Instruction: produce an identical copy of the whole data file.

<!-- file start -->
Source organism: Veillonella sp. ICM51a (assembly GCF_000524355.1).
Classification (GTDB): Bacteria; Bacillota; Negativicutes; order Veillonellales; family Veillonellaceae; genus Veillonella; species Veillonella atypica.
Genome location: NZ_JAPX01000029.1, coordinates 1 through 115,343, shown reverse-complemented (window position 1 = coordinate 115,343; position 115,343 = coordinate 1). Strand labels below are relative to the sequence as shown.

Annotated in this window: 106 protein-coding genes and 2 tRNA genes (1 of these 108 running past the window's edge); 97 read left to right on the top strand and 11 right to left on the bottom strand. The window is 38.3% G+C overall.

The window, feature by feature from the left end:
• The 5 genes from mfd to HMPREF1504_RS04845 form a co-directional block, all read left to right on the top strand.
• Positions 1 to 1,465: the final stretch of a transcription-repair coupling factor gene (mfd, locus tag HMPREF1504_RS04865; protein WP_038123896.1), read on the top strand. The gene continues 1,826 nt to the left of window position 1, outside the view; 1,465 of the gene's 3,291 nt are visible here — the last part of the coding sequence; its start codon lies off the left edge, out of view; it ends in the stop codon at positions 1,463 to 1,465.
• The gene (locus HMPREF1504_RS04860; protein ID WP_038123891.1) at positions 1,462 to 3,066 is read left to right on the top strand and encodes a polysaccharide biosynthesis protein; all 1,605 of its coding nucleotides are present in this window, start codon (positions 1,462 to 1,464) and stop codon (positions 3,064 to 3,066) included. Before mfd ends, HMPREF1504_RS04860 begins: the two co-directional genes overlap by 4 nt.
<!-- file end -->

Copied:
Source organism: Veillonella sp. ICM51a (assembly GCF_000524355.1).
Classification (GTDB): Bacteria; Bacillota; Negativicutes; order Veillonellales; family Veillonellaceae; genus Veillonella; species Veillonella atypica.
Genome location: NZ_JAPX01000029.1, coordinates 1 through 115,343, shown reverse-complemented (window position 1 = coordinate 115,343; position 115,343 = coordinate 1). Strand labels below are relative to the sequence as shown.

Annotated in this window: 106 protein-coding genes and 2 tRNA genes (1 of these 108 running past the window's edge); 97 read left to right on the top strand and 11 right to left on the bottom strand. The window is 38.3% G+C overall.

The window, feature by feature from the left end:
• The 5 genes from mfd to HMPREF1504_RS04845 form a co-directional block, all read left to right on the top strand.
• Positions 1 to 1,465: the final stretch of a transcription-repair coupling factor gene (mfd, locus tag HMPREF1504_RS04865; protein WP_038123896.1), read on the top strand. The gene continues 1,826 nt to the left of window position 1, outside the view; 1,465 of the gene's 3,291 nt are visible here — the last part of the coding sequence; its start codon lies off the left edge, out of view; it ends in the stop codon at positions 1,463 to 1,465.
• The gene (locus HMPREF1504_RS04860; protein ID WP_038123891.1) at positions 1,462 to 3,066 is read left to right on the top strand and encodes a polysaccharide biosynthesis protein; all 1,605 of its coding nucleotides are present in this window, start codon (positions 1,462 to 1,464) and stop codon (positions 3,064 to 3,066) included. Before mfd ends, HMPREF1504_RS04860 begins: the two co-directional genes overlap by 4 nt.